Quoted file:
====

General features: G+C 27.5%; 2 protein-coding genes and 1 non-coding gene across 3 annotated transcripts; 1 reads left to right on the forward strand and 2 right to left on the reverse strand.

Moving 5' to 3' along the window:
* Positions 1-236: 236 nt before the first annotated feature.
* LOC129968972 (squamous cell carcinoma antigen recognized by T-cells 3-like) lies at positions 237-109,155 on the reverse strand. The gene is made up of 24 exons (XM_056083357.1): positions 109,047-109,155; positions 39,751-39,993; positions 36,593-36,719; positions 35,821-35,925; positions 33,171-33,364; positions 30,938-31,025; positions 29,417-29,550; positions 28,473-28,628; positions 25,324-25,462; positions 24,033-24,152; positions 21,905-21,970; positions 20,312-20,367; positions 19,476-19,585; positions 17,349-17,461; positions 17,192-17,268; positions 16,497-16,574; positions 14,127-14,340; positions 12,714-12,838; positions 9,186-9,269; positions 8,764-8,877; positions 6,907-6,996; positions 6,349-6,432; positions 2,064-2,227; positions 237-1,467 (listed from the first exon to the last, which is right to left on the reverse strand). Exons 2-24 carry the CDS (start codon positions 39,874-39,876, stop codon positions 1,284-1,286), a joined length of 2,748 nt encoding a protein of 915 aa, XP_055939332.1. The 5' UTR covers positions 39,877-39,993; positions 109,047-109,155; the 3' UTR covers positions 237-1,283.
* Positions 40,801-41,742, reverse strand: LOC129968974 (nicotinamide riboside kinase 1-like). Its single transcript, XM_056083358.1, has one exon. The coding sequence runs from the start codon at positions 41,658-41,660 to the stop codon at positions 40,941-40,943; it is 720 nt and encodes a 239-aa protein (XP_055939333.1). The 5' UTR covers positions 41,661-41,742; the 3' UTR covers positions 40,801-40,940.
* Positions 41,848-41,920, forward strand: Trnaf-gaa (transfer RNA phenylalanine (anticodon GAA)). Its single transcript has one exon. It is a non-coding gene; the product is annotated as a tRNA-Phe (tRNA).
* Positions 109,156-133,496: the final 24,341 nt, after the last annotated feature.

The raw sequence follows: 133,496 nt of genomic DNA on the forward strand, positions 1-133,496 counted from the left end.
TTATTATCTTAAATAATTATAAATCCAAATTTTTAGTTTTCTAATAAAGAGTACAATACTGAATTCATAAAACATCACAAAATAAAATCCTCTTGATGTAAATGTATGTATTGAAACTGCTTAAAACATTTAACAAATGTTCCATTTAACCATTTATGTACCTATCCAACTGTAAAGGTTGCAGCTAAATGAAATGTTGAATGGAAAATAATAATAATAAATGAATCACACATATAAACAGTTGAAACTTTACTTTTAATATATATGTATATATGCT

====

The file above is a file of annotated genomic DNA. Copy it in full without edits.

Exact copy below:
General features: G+C 27.5%; 2 protein-coding genes and 1 non-coding gene across 3 annotated transcripts; 1 reads left to right on the forward strand and 2 right to left on the reverse strand.

Moving 5' to 3' along the window:
* Positions 1-236: 236 nt before the first annotated feature.
* LOC129968972 (squamous cell carcinoma antigen recognized by T-cells 3-like) lies at positions 237-109,155 on the reverse strand. The gene is made up of 24 exons (XM_056083357.1): positions 109,047-109,155; positions 39,751-39,993; positions 36,593-36,719; positions 35,821-35,925; positions 33,171-33,364; positions 30,938-31,025; positions 29,417-29,550; positions 28,473-28,628; positions 25,324-25,462; positions 24,033-24,152; positions 21,905-21,970; positions 20,312-20,367; positions 19,476-19,585; positions 17,349-17,461; positions 17,192-17,268; positions 16,497-16,574; positions 14,127-14,340; positions 12,714-12,838; positions 9,186-9,269; positions 8,764-8,877; positions 6,907-6,996; positions 6,349-6,432; positions 2,064-2,227; positions 237-1,467 (listed from the first exon to the last, which is right to left on the reverse strand). Exons 2-24 carry the CDS (start codon positions 39,874-39,876, stop codon positions 1,284-1,286), a joined length of 2,748 nt encoding a protein of 915 aa, XP_055939332.1. The 5' UTR covers positions 39,877-39,993; positions 109,047-109,155; the 3' UTR covers positions 237-1,283.
* Positions 40,801-41,742, reverse strand: LOC129968974 (nicotinamide riboside kinase 1-like). Its single transcript, XM_056083358.1, has one exon. The coding sequence runs from the start codon at positions 41,658-41,660 to the stop codon at positions 40,941-40,943; it is 720 nt and encodes a 239-aa protein (XP_055939333.1). The 5' UTR covers positions 41,661-41,742; the 3' UTR covers positions 40,801-40,940.
* Positions 41,848-41,920, forward strand: Trnaf-gaa (transfer RNA phenylalanine (anticodon GAA)). Its single transcript has one exon. It is a non-coding gene; the product is annotated as a tRNA-Phe (tRNA).
* Positions 109,156-133,496: the final 24,341 nt, after the last annotated feature.

The raw sequence follows: 133,496 nt of genomic DNA on the forward strand, positions 1-133,496 counted from the left end.
TTATTATCTTAAATAATTATAAATCCAAATTTTTAGTTTTCTAATAAAGAGTACAATACTGAATTCATAAAACATCACAAAATAAAATCCTCTTGATGTAAATGTATGTATTGAAACTGCTTAAAACATTTAACAAATGTTCCATTTAACCATTTATGTACCTATCCAACTGTAAAGGTTGCAGCTAAATGAAATGTTGAATGGAAAATAATAATAATAAATGAATCACACATATAAACAGTTGAAACTTTACTTTTAATATATATGTATATATGCT